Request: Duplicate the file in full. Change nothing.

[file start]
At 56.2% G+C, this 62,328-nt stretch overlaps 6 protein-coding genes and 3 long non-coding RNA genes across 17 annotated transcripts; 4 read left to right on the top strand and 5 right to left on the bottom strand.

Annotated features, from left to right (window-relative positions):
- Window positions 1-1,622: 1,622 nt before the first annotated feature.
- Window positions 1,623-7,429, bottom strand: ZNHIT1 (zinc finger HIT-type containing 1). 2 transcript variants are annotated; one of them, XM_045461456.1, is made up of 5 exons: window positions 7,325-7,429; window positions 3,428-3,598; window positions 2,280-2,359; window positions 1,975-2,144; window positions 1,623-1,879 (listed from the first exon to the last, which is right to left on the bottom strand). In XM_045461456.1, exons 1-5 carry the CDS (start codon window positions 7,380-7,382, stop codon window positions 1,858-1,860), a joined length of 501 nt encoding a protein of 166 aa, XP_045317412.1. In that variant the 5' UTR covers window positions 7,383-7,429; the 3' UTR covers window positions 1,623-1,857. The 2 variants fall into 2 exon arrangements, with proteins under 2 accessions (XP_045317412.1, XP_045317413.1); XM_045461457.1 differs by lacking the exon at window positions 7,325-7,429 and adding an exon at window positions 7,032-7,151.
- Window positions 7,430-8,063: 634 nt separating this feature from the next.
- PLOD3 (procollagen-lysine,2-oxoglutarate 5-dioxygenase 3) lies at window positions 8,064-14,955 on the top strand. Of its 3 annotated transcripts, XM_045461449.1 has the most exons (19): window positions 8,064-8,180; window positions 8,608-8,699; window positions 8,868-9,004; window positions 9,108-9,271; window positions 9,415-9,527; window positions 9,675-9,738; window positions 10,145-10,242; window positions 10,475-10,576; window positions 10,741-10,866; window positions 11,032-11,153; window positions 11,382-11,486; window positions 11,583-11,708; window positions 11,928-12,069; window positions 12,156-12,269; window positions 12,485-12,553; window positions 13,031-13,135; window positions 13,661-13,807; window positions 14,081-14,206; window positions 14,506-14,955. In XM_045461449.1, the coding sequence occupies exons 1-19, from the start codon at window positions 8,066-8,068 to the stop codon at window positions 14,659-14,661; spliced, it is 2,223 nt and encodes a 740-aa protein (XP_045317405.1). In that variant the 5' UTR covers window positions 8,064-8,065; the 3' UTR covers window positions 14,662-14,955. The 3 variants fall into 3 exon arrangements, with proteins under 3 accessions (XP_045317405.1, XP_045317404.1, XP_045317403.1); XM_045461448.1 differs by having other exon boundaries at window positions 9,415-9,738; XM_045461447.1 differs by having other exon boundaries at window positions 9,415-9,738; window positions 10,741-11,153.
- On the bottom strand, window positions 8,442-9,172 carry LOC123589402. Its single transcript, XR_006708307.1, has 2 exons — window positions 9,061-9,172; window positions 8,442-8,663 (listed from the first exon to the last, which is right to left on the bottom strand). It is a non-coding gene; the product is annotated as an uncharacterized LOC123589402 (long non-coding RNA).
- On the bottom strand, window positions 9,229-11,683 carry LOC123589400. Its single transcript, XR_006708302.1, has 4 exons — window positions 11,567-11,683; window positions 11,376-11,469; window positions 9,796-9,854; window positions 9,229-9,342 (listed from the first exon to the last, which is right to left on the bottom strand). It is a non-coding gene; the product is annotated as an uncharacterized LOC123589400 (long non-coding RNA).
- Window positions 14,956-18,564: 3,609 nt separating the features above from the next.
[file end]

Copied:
At 56.2% G+C, this 62,328-nt stretch overlaps 6 protein-coding genes and 3 long non-coding RNA genes across 17 annotated transcripts; 4 read left to right on the top strand and 5 right to left on the bottom strand.

Annotated features, from left to right (window-relative positions):
- Window positions 1-1,622: 1,622 nt before the first annotated feature.
- Window positions 1,623-7,429, bottom strand: ZNHIT1 (zinc finger HIT-type containing 1). 2 transcript variants are annotated; one of them, XM_045461456.1, is made up of 5 exons: window positions 7,325-7,429; window positions 3,428-3,598; window positions 2,280-2,359; window positions 1,975-2,144; window positions 1,623-1,879 (listed from the first exon to the last, which is right to left on the bottom strand). In XM_045461456.1, exons 1-5 carry the CDS (start codon window positions 7,380-7,382, stop codon window positions 1,858-1,860), a joined length of 501 nt encoding a protein of 166 aa, XP_045317412.1. In that variant the 5' UTR covers window positions 7,383-7,429; the 3' UTR covers window positions 1,623-1,857. The 2 variants fall into 2 exon arrangements, with proteins under 2 accessions (XP_045317412.1, XP_045317413.1); XM_045461457.1 differs by lacking the exon at window positions 7,325-7,429 and adding an exon at window positions 7,032-7,151.
- Window positions 7,430-8,063: 634 nt separating this feature from the next.
- PLOD3 (procollagen-lysine,2-oxoglutarate 5-dioxygenase 3) lies at window positions 8,064-14,955 on the top strand. Of its 3 annotated transcripts, XM_045461449.1 has the most exons (19): window positions 8,064-8,180; window positions 8,608-8,699; window positions 8,868-9,004; window positions 9,108-9,271; window positions 9,415-9,527; window positions 9,675-9,738; window positions 10,145-10,242; window positions 10,475-10,576; window positions 10,741-10,866; window positions 11,032-11,153; window positions 11,382-11,486; window positions 11,583-11,708; window positions 11,928-12,069; window positions 12,156-12,269; window positions 12,485-12,553; window positions 13,031-13,135; window positions 13,661-13,807; window positions 14,081-14,206; window positions 14,506-14,955. In XM_045461449.1, the coding sequence occupies exons 1-19, from the start codon at window positions 8,066-8,068 to the stop codon at window positions 14,659-14,661; spliced, it is 2,223 nt and encodes a 740-aa protein (XP_045317405.1). In that variant the 5' UTR covers window positions 8,064-8,065; the 3' UTR covers window positions 14,662-14,955. The 3 variants fall into 3 exon arrangements, with proteins under 3 accessions (XP_045317405.1, XP_045317404.1, XP_045317403.1); XM_045461448.1 differs by having other exon boundaries at window positions 9,415-9,738; XM_045461447.1 differs by having other exon boundaries at window positions 9,415-9,738; window positions 10,741-11,153.
- On the bottom strand, window positions 8,442-9,172 carry LOC123589402. Its single transcript, XR_006708307.1, has 2 exons — window positions 9,061-9,172; window positions 8,442-8,663 (listed from the first exon to the last, which is right to left on the bottom strand). It is a non-coding gene; the product is annotated as an uncharacterized LOC123589402 (long non-coding RNA).
- On the bottom strand, window positions 9,229-11,683 carry LOC123589400. Its single transcript, XR_006708302.1, has 4 exons — window positions 11,567-11,683; window positions 11,376-11,469; window positions 9,796-9,854; window positions 9,229-9,342 (listed from the first exon to the last, which is right to left on the bottom strand). It is a non-coding gene; the product is annotated as an uncharacterized LOC123589400 (long non-coding RNA).
- Window positions 14,956-18,564: 3,609 nt separating the features above from the next.